Preterm labor doesn’t have a specific cause, but there are some tested ways to lessen the risk.
Make sure regular prenatal care is a part of your pregnancy journey. Any risk factors or early symptoms can be caught and addressed if you’re receiving regular medical care.
Leading a healthy lifestyle, which includes limiting stress, is helpful during pregnancy. Pregnant women should also eliminate any risky substances that could cause problems, obvious examples being hard drugs, smoking, and alcohol consumption.
Lastly, if your doctor has determined that you are at risk of preterm labor, there are preventative medical measures, such as progesterone shots. The hormone can be administered via a regular or a vaginal injection and can help prevent preterm birth.
Cervical cerclage can be used on pregnant women whose cervix starts to shorten and open too early. This procedure involves the doctor putting in 1 or 2 stitches to close up the cervix.
Characteristics of preterm babies
What does a premature baby look like?
Small size: When a baby is born early, they are smaller in size. A lot of weight gain happens in the last few weeks before birth, so missing them would mean low weight.
More pinkish or jaundiced skin tone: Babies who are born earlier can appear pinker in color. Jaundice, or yellow discoloration of the skin due to a build-up of bilirubin in the body, is a common issue with preemies. The skin and the white of the eye (sclera) may be stained yellow.
Sharper features: As babies continue to gain weight until full term, their features round out to the chunkiness we’re used to seeing. Since preterm babies are underweight, their features appear sharper and less rounded due to less fat.
Low body temperature: A lack of stored body fat may mean your baby’s skin is cooler than normal.
Caring for a premature baby
When your baby is born premature, they will require extra attention, skill, and support. Caring for a preterm infant might look different in certain areas given that the baby hasn’t had time to develop fully.
Your newborn may be required to stay at the hospital a little longer even after you are discharged. This can be extremely hard to deal with. Postpartum support, lots of hospital visits, and care for yourself are 3 essential tips for getting through the NICU period. When it’s time to take your infant home, things can still look a little different for you when it comes to feeding and aiding their development.
Doctor care, both in the NICU and after discharge, becomes an even larger part of your life when you have a preemie. The jaundice some preemies suffer from requires being under special lights or under special blankets.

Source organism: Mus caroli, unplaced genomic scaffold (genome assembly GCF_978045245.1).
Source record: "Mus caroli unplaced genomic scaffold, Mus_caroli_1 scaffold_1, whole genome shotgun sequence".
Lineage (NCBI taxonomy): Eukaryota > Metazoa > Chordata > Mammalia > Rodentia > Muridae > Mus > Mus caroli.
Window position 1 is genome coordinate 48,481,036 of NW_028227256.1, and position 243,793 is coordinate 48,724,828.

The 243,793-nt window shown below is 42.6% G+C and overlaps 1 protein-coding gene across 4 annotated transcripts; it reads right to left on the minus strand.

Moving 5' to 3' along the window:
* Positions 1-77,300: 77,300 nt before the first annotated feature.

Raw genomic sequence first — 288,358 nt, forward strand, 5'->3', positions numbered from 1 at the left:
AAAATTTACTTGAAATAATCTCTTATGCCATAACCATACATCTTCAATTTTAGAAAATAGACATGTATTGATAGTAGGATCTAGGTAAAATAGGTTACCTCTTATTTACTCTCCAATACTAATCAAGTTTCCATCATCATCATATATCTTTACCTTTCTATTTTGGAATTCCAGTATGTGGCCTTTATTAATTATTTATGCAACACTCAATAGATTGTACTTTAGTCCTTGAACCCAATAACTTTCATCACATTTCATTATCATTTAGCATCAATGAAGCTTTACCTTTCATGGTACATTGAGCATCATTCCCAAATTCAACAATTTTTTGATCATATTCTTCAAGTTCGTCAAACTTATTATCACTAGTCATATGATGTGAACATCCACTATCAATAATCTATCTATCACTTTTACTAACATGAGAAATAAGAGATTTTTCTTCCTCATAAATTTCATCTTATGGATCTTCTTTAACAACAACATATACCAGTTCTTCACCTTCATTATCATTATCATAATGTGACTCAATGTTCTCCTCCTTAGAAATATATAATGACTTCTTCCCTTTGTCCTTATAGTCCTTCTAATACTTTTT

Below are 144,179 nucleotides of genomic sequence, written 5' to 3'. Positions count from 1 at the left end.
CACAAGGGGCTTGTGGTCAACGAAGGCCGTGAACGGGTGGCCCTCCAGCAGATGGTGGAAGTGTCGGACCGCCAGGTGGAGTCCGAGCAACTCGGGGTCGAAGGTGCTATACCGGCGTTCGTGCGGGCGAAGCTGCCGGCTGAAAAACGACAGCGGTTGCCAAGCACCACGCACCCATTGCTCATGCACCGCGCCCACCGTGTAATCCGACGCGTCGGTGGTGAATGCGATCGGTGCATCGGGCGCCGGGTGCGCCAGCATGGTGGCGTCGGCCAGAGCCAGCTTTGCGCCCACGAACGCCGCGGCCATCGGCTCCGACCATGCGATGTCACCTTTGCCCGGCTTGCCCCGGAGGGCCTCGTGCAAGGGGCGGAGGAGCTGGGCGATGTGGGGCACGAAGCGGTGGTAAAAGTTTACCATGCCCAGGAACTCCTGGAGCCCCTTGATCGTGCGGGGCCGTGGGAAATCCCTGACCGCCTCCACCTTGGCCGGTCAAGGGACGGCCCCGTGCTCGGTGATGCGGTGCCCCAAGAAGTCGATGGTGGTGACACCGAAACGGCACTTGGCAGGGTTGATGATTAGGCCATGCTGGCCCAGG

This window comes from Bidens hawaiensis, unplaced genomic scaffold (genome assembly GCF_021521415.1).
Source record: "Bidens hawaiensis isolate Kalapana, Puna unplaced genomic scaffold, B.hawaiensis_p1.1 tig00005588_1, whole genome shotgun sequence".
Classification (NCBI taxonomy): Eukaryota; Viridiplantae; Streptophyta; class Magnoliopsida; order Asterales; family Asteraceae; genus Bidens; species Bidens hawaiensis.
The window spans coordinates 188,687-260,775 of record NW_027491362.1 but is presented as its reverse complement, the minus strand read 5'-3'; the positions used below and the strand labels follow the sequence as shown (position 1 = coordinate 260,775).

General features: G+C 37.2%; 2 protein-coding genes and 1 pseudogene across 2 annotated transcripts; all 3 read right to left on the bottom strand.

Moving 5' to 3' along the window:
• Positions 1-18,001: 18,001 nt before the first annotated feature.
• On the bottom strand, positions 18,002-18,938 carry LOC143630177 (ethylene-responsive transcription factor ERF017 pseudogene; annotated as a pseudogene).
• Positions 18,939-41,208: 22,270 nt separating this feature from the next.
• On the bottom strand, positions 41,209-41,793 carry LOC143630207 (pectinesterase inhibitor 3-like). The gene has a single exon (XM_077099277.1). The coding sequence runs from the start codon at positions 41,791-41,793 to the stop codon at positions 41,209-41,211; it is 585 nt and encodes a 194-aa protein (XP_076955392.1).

Other conditions and complications that premature babies come home with and can affect their eyesight, breathing, and/or heart are handled through frequent postnatal appointments and monitoring the issue as your child continues to develop. Frequent doctor visits are a normal part of care for a preterm baby.
With regard to breastfeeding, latching took some time as my children developed, but we got there, taking it one day at a time and using resources. When it comes to lactation, the reflexes needed to suckle may not be fully developed. The pressure to make sure they were meeting milestones and gaining enough weight was hard to bear, but having support along with realistic expectations helped tremendously. Reaching out to your local lactation consultants and breastfeeding peer support groups is a great way to stay educated and receive help during your breastfeeding journey. Other feeding methods include pumping and giving the milk through a tube or a syringe.
Making sure your baby is getting enough to eat and growing is something you’ll have to deal with constantly. This can come with pressure to formula-feed or supplement as needed. Stay in regular contact with your pediatrician and lactation consultant to make sure you and your baby are on track with feeding and maintaining realistic goals. Keeping in mind that a baby’s stomach is about the size of a walnut even at full term can relieve the worry of whether they’re getting enough or not.
Milestone tracking takes on a whole new dimension when you have a preterm baby. Making sure any issues are caught early and support promptly provided can be a heavy burden to carry. Always have realistic expectations, give your little one wiggle room to grow and learn, and, as much as possible, avoid stress.
Preterm labor is a pregnancy complication that can lead to preterm birth. Not every instance of preterm labor turns into a preterm birth. Regular medical care and adherence to professional pregnancy advice can help minimize the risk of preterm labor and preterm birth.
When it comes to premature babies, there are obvious differences in birth and infant care. The challenges can be unpredictable for each family. As preterm birth rates rise, it’s important to stay educated on these issues so that prevention efforts can continue and truly make a difference.